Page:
"Come off it Peter," laughed Tom, "nearly had yourself blown up for your trouble by a
fish bomb a few weeks ago".
"What on earth's a fish bomb?" Sir Ivor wanted to know.
"Black powder and small pebbles," I explained, "well wrapped in tough brown paper
and bound with rattan cane. A detonator and a short fuse sets it off. Thrown in the water it
will stun a shoal of fish - easy fishing, but ecologically devastating.
"Nasty," commented the judge, "obviously it missed its target, though."
I nodded, hoping to change the subject. Martin came to the rescue.
"I'd like you to take us out, Peter - catch some smugglers for us. What do you say?"
I pondered that unhappily for a moment then had an inspiration.
"Can't guarantee anything, but I suspect Si Amil Island is making hay, so to speak. I
can't get there in my little outboard, but the Malawali could."
"Right then," said Martin, making up his mind at once, "we sail at dawn. Tom, would
you please tell the skipper?" Tom nodded.
"I suggest we take an armed constable also." I suggested.
And so it was. We set off at six. Margaret came with us as well as PC Abdul with his
.303 rifle. We sailed past beautiful islands with names like Bohi Duland, Menampilik and
Nusatonga before arriving several hours later at Si Amil, 30 miles offshore. As we motored
into the lagoon, to my amazement and delight, round behind a headland lay two Philippine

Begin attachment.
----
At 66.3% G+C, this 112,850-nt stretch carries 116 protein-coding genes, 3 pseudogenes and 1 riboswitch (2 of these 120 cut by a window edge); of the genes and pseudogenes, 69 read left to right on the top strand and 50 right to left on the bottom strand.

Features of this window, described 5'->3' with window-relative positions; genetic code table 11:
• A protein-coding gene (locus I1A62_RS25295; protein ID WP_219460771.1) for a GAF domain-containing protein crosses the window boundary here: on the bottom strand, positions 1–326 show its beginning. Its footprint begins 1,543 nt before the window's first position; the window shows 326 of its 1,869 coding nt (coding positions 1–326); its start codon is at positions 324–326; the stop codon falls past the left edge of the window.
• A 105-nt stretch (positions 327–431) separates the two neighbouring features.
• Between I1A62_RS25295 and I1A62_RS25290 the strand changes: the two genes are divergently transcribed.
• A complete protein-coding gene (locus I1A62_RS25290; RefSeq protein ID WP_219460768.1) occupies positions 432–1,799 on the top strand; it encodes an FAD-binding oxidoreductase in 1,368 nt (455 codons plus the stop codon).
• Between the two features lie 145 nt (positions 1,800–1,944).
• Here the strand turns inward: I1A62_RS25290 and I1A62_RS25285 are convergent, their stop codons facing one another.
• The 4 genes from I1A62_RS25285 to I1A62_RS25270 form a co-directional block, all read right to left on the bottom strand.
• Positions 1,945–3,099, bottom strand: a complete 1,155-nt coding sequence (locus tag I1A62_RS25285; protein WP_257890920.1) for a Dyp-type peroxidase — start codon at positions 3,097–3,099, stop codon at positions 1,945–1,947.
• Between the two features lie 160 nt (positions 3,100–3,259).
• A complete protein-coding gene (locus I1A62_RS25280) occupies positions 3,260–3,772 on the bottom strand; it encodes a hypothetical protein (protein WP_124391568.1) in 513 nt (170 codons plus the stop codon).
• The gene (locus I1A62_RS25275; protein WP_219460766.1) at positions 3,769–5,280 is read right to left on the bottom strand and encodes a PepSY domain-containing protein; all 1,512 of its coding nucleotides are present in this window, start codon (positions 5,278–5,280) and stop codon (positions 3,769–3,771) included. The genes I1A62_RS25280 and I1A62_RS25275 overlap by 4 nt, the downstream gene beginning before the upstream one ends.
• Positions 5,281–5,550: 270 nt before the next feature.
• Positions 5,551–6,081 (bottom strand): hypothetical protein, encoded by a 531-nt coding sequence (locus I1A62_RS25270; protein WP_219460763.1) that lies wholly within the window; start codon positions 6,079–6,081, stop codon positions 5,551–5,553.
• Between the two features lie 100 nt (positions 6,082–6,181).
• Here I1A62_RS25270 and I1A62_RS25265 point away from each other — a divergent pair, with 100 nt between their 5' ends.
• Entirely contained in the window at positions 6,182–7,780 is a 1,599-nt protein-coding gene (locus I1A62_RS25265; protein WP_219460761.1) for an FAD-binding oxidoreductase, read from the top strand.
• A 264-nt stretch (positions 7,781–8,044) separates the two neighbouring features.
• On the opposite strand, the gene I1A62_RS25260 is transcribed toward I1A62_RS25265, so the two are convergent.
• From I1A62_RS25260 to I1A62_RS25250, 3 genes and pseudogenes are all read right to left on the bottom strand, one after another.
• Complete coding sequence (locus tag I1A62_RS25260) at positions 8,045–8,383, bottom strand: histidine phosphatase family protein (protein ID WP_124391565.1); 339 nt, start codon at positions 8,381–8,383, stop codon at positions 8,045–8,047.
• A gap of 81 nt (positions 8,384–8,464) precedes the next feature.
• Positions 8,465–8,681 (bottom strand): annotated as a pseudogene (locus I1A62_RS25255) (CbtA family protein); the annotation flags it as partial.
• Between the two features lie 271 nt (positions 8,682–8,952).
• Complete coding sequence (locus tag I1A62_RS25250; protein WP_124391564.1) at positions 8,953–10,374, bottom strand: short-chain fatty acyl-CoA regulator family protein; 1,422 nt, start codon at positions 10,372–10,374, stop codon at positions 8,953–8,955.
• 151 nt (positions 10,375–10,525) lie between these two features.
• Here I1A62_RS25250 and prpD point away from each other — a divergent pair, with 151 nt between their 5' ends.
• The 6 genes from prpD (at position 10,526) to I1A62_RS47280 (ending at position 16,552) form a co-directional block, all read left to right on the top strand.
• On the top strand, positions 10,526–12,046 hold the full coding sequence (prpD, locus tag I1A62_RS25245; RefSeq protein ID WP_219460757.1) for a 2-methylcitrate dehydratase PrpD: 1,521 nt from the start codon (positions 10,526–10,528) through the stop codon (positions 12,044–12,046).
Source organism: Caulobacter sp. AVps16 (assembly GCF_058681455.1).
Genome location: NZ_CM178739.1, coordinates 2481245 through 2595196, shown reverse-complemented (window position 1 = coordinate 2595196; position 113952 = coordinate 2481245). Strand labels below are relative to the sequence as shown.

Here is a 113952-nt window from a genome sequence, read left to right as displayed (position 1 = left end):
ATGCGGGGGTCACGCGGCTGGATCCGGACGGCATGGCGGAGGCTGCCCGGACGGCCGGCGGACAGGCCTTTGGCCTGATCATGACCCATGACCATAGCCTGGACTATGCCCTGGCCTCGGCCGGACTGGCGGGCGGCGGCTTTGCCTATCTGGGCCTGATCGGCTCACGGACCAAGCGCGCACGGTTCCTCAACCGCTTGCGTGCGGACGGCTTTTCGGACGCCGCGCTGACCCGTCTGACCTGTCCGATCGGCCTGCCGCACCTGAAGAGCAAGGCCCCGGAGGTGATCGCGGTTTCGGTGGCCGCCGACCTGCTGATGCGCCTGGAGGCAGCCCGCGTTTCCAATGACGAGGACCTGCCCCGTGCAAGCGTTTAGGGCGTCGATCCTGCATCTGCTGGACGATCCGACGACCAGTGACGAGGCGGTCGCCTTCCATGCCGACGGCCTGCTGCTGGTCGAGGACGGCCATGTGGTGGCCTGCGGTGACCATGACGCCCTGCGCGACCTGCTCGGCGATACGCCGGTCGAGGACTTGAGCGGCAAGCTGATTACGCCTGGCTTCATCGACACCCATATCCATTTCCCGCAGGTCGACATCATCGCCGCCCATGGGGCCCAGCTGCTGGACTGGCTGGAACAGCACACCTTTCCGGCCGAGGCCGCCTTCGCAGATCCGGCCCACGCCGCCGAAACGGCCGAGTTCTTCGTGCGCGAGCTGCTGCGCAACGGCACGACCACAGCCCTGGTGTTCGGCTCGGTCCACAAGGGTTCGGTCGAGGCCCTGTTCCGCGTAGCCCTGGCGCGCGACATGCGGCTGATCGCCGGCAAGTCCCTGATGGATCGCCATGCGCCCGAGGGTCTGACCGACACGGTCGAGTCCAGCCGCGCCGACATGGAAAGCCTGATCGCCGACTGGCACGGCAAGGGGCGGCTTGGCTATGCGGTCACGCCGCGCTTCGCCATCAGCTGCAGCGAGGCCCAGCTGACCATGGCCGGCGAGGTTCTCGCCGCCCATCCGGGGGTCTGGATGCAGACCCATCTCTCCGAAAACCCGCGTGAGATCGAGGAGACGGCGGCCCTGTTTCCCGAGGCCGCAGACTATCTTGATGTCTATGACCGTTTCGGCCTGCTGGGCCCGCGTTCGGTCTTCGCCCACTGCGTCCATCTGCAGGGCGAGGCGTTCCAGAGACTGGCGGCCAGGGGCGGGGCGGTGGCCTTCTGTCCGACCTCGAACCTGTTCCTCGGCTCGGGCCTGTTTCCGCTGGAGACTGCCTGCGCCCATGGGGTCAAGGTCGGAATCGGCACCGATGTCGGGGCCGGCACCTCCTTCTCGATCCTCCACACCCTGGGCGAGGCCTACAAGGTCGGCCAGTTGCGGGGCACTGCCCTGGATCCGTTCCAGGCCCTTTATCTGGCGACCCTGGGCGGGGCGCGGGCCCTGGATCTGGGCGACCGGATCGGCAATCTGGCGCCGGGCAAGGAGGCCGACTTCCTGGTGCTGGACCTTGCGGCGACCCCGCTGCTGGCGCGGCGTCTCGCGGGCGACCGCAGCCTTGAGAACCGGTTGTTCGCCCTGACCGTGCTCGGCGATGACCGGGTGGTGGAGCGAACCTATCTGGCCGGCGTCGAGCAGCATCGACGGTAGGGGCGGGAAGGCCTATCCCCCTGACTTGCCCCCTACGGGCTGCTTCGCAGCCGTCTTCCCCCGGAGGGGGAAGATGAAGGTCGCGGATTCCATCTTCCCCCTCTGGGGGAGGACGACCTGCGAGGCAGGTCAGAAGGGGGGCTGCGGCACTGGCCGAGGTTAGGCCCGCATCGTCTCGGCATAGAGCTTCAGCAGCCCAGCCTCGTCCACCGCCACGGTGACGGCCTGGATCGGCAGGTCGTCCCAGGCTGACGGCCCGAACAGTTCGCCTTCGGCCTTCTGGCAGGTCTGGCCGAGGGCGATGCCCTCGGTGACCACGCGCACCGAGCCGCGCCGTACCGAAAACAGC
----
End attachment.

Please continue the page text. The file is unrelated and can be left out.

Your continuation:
kumpits in the shallows, shored up obviously awaiting the high tide. A quick look through
the binoculars confirmed my suspicions. They were loaded to the gunwales with sacks,
almost certainly copra. Tons of it. As the launch felt her way cautiously into the lagoon, we
saw the villagers running along the beach, still about a mile away. They would stop every
now and then, bend over then run on again.
"Curious," commented Martin, "what the hell are they up to?"
None of us could offer any suggestions.
The inflatable dinghy was launched and into it piled Martin (handling the motor), Tom
and Cobber, Sir Ivor, PC Abdul and his rifle and myself up in the bows getting very wet.
By the time we reached the shore the beach was deserted - something of an anticlimax. I
led our party to the shade of the palm trees which lined the beach. A few moments later Ali
Yusof, the Village Headman, attracted by all the noise and excitement joined us. After the
usual exchange of greetings I introduced him to the others. We sat smoking and chatting
quietly in Malay for a while, before I casually asked the headman about the two foreign
craft in the lagoon. And about the extraordinary behaviour of the villagers on the beach
earlier. After exchanging a few quiet words with his henchmen he turned to me with a